The organizer of the Standard Chartered Hong Kong Marathon, a major sporting event in Hong Kong, announced on September 16 the cancellation of this year’s event, citing the long wait for approval from the Hong Kong government. Meanwhile, the Standard Chartered Singapore Marathon is being heavily promoted and the World Dragon Boat Racing Championships will be held in Thailand instead of Hong Kong next year. Hong Kong’s anti-epidemic policy has already driven talent out of the territory as well as international events.
The news was brought to the attention of Bernard Charnwut Chan, a former unofficial Hong Kong Executive Council organizer, who pointed out that while the government could not provide a clear timetable for the reopening of the border to international tourists, the international sporting events may not return to Hong Kong and will be held in other regions.
Hong Kong Association of Athletics Affiliates (HKAAA), the organizer of the Standard Chartered Hong Kong Marathon, announced that in view of the latest pandemic situation in Hong Kong, they have not yet received notice of approval from the event, he had therefore decided to cancel the marathon originally scheduled for November 20. It is now postponed to February 12, 2023.
The HKAAA explained that since it was only two months before the original event date, they had yet to receive government approval to hold the event, and runners and stakeholders might not have enough preparation time, so they decided to cancel the event.
Kevin Yeung Yun-hung, Hong Kong’s secretary for culture, sports and tourism, was wide awake at the time. He said he had just learned that HKAAA had canceled the event in the evening when the announcement was made and that he asked his colleagues to understand the situation and “see if there is any other something that needs help”.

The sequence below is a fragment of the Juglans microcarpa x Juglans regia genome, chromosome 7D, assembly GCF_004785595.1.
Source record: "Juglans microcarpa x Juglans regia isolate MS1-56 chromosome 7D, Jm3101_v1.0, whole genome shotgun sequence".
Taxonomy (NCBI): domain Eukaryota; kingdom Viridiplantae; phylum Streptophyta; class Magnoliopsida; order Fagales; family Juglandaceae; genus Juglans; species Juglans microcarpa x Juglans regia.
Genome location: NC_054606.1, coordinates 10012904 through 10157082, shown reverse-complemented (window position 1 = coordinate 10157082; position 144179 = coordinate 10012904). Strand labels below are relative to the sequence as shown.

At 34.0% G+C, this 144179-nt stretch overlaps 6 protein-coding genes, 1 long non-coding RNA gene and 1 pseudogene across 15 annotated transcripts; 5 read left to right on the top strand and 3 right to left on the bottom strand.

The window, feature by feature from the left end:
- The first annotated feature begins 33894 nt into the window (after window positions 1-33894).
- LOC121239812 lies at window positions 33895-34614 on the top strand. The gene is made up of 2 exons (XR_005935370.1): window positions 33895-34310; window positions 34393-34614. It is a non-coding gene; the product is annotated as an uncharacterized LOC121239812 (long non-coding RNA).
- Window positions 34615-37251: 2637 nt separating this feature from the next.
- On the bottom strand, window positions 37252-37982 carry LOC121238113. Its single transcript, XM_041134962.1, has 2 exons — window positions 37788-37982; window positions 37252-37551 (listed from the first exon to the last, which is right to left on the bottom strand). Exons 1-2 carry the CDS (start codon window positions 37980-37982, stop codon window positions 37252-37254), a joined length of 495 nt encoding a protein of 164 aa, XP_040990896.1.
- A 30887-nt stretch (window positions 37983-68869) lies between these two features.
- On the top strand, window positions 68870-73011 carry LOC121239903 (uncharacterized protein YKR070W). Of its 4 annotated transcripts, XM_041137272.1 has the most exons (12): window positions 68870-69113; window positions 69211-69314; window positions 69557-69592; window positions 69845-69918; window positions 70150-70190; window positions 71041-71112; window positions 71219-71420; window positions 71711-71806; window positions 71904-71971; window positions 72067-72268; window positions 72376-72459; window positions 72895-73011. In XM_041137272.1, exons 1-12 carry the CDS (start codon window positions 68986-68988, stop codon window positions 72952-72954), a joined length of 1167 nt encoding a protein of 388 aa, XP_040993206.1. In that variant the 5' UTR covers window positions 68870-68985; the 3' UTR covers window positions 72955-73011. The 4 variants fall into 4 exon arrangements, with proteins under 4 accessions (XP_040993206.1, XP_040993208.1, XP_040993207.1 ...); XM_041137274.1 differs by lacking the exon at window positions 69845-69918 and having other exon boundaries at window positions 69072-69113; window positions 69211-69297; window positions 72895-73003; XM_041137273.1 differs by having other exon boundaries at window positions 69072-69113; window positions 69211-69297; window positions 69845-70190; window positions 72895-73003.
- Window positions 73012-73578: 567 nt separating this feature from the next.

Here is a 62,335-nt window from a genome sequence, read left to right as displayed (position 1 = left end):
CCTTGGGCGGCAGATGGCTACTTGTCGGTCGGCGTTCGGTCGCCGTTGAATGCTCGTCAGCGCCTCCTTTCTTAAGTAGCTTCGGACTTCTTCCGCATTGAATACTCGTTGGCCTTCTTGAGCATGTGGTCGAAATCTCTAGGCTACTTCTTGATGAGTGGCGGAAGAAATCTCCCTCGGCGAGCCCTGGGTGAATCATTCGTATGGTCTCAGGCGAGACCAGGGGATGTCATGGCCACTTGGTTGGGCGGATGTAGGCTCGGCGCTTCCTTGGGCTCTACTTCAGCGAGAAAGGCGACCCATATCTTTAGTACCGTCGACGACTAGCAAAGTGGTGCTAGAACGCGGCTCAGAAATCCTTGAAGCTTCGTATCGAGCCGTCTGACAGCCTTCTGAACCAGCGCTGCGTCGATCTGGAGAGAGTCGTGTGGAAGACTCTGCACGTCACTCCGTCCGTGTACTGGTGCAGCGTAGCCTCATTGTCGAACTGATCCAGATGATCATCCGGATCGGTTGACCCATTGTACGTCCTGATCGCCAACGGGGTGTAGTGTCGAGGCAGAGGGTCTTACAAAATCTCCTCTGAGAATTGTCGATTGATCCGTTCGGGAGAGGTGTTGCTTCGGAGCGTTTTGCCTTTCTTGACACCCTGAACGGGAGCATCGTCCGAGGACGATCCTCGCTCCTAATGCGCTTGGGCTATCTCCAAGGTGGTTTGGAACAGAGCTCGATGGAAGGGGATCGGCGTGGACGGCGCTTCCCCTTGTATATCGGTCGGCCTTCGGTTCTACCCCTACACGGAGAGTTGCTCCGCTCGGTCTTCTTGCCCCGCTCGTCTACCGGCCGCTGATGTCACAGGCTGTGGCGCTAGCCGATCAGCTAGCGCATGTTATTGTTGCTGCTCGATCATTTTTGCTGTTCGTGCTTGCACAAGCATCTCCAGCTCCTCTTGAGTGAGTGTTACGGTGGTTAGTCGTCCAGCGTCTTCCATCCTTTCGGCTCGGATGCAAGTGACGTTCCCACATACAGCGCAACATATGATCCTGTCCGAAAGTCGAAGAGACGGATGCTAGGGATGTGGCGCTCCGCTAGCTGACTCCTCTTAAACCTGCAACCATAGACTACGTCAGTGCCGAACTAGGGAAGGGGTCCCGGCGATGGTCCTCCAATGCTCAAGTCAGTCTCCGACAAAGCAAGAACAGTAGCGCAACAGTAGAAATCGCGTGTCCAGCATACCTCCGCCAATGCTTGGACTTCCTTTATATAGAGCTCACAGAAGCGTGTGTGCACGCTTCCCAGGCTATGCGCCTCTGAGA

Kenneth Fok Kai-kong, member of the Legislative Council for the functional constituency of sports, performing arts, culture and publishing, regretted the cancellation.
He also revealed that many sports associations have recently asked him for help, expressing that he is still full of uncertainty about holding their events next year.
He hopes the government can announce clear guidelines as soon as possible so that organizers can have enough preparation time and make good use of sporting events to promote Hong Kong’s recovery.
Canceled 2022 HK 10K Championships
Kenneth Fok had already questioned the government’s policy of restricting sporting events in August.
HKAAA also canceled the “Hong Kong 10K Championships 2022” in August, as the race quota had been drastically reduced by the government.
At that time, Kenneth Fok questioned the scientific basis for the government’s tightening of the number of participants to 500, and he blamed the government for making the sports sector embarrassing.
He had already raised concerns at the time about whether the Standard Chartered Hong Kong Marathon and Hong Kong Sevens would not go ahead successfully.
As part of the government’s latest anti-epidemic measure, his worries have come true.
On the other hand, Singapore is promoting the Standard Chartered Singapore Marathon, which will be held in early December, with the slogan “The Marathon is back”.
An article in the Hong Kong Economic Journal revealed that the internal workings of the government were “completely unaware” of the cancellation of the Standard Chartered Hong Kong Marathon which was made solely by HKAAA, because the submission of the request by HKAAA had been passed on to Eric. Chan Kwok-ki, Chief Secretary of Hong Kong Administration, for his stewardship a week ago.